A friend forwarded this article on the intersections of Autism, Capitalism and Magic. Written by Sean Donahue and posted on the Gods & Radicals blog, it’s a great analysis of how the “War or Consciousness” – also understood as colonization – affects neurodivergent or “neuro-queer” people and how their unique way of experiencing the world is a threat to the forces that are destroying our world.
Here is an excerpt, read the entire article by following the link to the Gods & Radicals website.
and the War on Consciousness
“Within myself I know I am Different” — Cora Anderson
My magic, my poetry, my politics, and my medicine all arise from my experience of the world as alive — and that experience is a product of my divergent neurobiology.
My senses take in torrents of information that sometimes overwhelm my capacity to process them, making me miss things that would seem obvious to most, but at other times (and sometimes simultaneously) make me aware of subtle presences in the world that elude others’ attention. My brain process processes information in non-linear ways that make it easy for me to perceive patterns and connections in the world but difficult to complete a step-by-step process like paying the electrical bill. I have a complex relationship with language — sometimes loquacious and poetic, other times completely non-verbal. When I speak in metaphor, people tend to take me literally, and when I speak literally people often assume that I am speaking metaphorically, because my baseline assumptions about the world differ from those of the vast majority of people around me, and they always have.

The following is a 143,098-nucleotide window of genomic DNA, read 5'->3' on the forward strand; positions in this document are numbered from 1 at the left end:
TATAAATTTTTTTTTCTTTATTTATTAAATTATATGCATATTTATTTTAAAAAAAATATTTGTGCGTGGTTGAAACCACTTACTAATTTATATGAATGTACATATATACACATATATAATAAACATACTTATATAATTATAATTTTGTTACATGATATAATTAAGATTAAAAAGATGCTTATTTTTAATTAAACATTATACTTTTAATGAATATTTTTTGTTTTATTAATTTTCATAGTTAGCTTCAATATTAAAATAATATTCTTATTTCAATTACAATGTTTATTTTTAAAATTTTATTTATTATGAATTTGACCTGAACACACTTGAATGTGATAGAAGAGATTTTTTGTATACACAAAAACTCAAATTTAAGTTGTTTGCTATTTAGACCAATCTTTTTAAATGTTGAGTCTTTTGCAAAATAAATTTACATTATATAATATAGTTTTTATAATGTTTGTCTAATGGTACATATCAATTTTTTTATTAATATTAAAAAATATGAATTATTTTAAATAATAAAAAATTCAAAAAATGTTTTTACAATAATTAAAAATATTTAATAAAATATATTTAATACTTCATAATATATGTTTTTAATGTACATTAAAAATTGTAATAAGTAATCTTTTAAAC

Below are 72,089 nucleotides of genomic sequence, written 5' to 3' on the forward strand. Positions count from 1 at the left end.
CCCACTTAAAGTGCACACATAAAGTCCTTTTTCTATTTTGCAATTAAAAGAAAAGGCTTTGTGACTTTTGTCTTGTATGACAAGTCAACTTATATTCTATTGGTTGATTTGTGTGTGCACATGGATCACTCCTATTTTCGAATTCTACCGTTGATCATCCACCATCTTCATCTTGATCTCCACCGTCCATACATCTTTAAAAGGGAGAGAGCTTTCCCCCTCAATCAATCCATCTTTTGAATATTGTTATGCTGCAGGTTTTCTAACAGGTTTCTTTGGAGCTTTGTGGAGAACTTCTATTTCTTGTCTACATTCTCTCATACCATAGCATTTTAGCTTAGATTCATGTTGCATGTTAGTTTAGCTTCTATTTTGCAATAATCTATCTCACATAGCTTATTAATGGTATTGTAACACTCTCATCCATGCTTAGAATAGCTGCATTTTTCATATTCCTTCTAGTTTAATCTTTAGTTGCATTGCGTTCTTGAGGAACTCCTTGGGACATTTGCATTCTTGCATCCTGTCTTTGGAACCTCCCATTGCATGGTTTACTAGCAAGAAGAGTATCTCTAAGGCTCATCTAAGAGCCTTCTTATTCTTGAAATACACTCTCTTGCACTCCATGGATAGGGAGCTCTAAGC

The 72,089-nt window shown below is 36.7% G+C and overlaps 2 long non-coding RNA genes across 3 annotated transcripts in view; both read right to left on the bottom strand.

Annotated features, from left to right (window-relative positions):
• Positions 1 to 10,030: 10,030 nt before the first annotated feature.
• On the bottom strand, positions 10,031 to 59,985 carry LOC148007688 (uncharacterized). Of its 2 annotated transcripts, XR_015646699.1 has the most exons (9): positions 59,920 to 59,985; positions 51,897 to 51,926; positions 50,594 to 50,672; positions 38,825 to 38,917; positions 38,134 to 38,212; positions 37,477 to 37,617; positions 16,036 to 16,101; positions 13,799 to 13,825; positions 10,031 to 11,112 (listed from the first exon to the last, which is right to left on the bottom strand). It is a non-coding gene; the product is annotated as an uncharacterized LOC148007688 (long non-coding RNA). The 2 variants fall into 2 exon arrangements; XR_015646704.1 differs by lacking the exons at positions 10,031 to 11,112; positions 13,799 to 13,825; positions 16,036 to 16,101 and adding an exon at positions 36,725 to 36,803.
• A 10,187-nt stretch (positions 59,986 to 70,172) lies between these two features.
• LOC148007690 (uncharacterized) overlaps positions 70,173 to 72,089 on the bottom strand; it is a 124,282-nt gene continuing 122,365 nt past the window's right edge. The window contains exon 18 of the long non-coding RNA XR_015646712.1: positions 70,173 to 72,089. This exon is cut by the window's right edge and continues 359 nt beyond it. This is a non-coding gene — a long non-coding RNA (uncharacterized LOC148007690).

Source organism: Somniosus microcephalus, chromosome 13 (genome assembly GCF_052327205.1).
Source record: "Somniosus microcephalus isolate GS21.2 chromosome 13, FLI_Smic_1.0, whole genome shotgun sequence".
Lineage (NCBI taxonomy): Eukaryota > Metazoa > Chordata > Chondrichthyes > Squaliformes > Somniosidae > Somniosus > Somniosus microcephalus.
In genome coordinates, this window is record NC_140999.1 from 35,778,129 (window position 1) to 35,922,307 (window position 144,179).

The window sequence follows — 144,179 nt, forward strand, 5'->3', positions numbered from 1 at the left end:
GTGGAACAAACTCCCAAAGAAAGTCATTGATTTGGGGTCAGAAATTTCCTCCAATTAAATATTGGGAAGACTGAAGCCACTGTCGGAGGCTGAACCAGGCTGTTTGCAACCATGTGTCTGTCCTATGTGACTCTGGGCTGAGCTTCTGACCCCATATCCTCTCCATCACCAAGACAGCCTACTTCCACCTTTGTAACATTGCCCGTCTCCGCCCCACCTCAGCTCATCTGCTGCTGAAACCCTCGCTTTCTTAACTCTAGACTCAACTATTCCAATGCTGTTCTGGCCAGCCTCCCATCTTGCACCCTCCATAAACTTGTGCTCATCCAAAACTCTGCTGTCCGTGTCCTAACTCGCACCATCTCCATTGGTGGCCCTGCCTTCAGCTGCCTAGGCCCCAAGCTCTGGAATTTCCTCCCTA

In Ireland at the height of British occupation, these traits might have branded me a changeling, dangerous for ways my existence suggested something old and strange, associated with the mythic predecessors of my people who also fought against invaders from over the sea. In the terms set out by contemporary neuropsychology, I am defined as Autistic, an identity I simultaneously embrace, as it links me with a community celebrating and sharing its experiences and struggles, and struggle with, because it emerges from a discourse that pathologizes my existence.
For much of my life, lacking a context for understanding who I was, I struggled to conform to the patterns of behavior I saw in the culture around me, and to translate my thoughts and my language into terms that conformed more to dominant discourses — be they academic or colloquial (though often I failed to register the proper register and found that my tendency to weave theoretical concepts and academic language into conversation made me socially awkward, and my inability to believe in or practice objectivity and to keep poetry out of my prose made me a poor academic.) Now that I am embracing my Autistic nature, I am discovering that, in many ways, it has made me a born rebel against capitalism and monotheism.